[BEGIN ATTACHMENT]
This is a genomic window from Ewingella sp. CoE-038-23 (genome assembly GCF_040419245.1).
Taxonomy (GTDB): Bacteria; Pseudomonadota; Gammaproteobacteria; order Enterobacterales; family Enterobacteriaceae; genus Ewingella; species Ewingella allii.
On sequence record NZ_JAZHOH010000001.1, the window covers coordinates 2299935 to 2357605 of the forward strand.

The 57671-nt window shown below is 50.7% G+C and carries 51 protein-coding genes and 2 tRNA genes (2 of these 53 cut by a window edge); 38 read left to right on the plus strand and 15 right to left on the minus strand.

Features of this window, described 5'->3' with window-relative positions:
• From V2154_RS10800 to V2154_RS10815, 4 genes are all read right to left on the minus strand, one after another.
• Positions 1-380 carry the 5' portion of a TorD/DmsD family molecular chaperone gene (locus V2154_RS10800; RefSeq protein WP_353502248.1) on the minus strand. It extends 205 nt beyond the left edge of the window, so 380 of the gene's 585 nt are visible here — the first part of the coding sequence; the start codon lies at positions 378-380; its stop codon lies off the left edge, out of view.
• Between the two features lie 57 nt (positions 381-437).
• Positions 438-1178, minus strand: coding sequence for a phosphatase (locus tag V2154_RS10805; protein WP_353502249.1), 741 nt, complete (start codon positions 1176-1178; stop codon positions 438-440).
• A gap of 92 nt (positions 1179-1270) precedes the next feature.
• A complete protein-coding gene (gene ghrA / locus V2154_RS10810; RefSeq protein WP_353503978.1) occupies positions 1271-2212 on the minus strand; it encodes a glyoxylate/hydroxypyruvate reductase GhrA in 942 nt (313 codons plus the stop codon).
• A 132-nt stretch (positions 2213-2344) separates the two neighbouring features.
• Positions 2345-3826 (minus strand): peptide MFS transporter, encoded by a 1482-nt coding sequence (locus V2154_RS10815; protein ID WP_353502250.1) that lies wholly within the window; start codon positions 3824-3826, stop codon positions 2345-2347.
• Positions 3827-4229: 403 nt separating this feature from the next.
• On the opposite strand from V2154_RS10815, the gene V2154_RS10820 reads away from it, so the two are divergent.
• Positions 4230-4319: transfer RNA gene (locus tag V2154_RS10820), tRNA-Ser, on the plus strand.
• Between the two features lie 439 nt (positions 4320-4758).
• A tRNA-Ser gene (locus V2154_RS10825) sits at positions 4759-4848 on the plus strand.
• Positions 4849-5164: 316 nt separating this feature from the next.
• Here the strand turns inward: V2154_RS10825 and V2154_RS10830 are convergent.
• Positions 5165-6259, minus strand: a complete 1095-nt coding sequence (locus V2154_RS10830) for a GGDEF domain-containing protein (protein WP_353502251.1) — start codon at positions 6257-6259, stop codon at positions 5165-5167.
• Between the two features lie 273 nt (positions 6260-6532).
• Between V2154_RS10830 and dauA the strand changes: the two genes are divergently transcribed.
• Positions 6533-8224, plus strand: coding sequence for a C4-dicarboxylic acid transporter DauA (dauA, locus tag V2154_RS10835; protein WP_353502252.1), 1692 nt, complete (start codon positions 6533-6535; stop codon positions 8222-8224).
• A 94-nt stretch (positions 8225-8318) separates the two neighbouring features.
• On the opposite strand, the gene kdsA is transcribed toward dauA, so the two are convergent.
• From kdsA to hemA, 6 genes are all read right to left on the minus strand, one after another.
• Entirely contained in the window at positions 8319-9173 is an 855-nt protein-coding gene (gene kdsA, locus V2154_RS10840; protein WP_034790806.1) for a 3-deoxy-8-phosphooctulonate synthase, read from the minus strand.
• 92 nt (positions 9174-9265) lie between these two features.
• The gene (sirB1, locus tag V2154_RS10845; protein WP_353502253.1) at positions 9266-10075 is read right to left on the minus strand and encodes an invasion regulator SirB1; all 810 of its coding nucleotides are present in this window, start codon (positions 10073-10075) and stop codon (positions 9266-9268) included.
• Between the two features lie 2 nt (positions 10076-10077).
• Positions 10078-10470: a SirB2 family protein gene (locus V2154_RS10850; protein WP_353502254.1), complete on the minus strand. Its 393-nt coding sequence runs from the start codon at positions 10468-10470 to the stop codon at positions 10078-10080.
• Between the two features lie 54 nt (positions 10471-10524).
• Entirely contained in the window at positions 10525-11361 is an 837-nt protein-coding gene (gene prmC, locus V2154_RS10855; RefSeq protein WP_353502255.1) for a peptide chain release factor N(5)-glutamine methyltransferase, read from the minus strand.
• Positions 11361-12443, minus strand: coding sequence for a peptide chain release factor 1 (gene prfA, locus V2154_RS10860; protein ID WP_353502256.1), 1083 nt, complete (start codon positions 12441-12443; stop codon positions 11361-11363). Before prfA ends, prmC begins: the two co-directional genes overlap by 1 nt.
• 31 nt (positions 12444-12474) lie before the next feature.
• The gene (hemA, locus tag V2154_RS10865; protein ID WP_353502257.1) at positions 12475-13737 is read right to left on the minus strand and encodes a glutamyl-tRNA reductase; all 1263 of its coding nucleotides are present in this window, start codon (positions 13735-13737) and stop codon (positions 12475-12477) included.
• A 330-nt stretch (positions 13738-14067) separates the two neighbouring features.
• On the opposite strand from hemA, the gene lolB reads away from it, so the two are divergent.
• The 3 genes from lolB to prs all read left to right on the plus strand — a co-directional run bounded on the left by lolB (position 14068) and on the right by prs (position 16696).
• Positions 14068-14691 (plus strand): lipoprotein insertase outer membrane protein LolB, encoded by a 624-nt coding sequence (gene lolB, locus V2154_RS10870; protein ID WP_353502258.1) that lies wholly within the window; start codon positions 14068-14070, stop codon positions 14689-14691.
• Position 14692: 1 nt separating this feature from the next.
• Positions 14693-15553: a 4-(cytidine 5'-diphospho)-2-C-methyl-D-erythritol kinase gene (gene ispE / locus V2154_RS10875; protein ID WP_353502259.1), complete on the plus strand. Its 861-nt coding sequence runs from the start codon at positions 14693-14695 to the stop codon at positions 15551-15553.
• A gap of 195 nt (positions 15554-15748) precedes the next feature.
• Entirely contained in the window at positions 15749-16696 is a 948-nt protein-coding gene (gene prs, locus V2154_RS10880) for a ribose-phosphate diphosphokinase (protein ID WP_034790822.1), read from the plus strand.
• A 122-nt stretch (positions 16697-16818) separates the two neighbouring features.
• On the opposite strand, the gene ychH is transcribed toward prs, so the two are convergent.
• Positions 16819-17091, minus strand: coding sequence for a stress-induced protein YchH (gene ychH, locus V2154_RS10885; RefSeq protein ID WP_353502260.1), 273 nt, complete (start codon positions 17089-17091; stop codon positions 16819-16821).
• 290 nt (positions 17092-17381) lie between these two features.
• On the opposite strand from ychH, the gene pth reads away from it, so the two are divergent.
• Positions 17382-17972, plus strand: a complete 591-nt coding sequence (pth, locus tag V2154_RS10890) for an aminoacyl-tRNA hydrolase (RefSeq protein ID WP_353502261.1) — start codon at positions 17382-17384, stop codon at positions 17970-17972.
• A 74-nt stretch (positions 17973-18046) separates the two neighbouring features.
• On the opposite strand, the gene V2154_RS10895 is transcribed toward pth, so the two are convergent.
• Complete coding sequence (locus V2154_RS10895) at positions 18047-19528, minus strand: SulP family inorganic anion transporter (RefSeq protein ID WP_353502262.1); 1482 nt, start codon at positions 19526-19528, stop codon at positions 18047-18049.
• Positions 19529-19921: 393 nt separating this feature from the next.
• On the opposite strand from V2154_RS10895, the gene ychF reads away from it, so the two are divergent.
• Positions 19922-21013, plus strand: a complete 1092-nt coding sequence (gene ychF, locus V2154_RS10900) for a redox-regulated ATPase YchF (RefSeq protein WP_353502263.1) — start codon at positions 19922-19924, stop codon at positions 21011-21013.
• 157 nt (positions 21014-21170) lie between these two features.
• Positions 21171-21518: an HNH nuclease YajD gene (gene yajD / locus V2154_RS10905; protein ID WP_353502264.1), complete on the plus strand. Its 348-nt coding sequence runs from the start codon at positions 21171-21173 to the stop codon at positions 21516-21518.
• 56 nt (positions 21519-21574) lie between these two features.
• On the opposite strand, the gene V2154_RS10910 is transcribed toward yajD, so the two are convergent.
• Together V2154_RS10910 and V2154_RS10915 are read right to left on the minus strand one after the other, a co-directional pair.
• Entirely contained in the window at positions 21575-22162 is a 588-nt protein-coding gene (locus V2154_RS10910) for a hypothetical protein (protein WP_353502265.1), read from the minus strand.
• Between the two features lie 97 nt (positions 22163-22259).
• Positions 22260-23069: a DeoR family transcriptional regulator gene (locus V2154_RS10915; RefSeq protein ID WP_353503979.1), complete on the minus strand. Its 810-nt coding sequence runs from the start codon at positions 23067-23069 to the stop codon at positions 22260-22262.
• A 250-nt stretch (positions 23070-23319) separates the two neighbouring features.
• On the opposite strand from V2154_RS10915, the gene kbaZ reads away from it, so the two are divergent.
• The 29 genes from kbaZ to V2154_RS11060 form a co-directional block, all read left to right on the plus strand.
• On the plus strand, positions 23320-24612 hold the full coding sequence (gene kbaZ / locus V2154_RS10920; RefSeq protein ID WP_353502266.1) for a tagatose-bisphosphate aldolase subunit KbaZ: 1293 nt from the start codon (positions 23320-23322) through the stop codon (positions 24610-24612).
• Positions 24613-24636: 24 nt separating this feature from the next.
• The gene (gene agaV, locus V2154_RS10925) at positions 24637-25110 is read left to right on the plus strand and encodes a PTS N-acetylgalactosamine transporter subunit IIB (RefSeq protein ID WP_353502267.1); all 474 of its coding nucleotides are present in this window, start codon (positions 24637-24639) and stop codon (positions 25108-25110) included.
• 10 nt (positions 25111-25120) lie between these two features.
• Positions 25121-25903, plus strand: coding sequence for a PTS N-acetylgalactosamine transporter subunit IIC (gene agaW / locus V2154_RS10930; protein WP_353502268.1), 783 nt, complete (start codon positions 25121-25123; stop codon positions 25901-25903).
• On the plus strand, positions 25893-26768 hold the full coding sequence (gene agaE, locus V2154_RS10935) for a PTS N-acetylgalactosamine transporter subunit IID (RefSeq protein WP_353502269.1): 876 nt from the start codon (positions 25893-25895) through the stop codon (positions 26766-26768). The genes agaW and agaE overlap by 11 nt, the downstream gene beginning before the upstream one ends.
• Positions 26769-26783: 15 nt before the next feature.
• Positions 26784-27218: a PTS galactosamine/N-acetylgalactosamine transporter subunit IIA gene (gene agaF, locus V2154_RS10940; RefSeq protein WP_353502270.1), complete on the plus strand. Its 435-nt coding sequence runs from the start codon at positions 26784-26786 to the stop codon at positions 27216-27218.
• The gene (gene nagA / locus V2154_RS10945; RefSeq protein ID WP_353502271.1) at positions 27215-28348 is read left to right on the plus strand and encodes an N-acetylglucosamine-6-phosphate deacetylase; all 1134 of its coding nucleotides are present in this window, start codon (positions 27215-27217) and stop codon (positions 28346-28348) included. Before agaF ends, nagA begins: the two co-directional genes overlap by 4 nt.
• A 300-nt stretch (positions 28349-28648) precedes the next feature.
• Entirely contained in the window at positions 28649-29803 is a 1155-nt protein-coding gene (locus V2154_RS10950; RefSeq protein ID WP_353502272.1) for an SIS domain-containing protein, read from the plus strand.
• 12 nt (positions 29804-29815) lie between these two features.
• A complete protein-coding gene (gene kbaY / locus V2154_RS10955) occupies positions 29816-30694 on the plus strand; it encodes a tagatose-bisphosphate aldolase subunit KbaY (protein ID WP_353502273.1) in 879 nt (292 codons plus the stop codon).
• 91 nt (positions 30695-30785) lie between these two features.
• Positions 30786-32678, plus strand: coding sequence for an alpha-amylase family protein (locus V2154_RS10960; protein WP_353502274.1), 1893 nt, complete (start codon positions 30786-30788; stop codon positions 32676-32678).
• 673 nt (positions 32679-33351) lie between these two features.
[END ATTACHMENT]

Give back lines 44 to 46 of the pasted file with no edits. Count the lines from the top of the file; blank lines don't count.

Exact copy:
• A gap of 195 nt (positions 15554-15748) precedes the next feature.
• Entirely contained in the window at positions 15749-16696 is a 948-nt protein-coding gene (gene prs, locus V2154_RS10880) for a ribose-phosphate diphosphokinase (protein ID WP_034790822.1), read from the plus strand.
• A 122-nt stretch (positions 16697-16818) separates the two neighbouring features.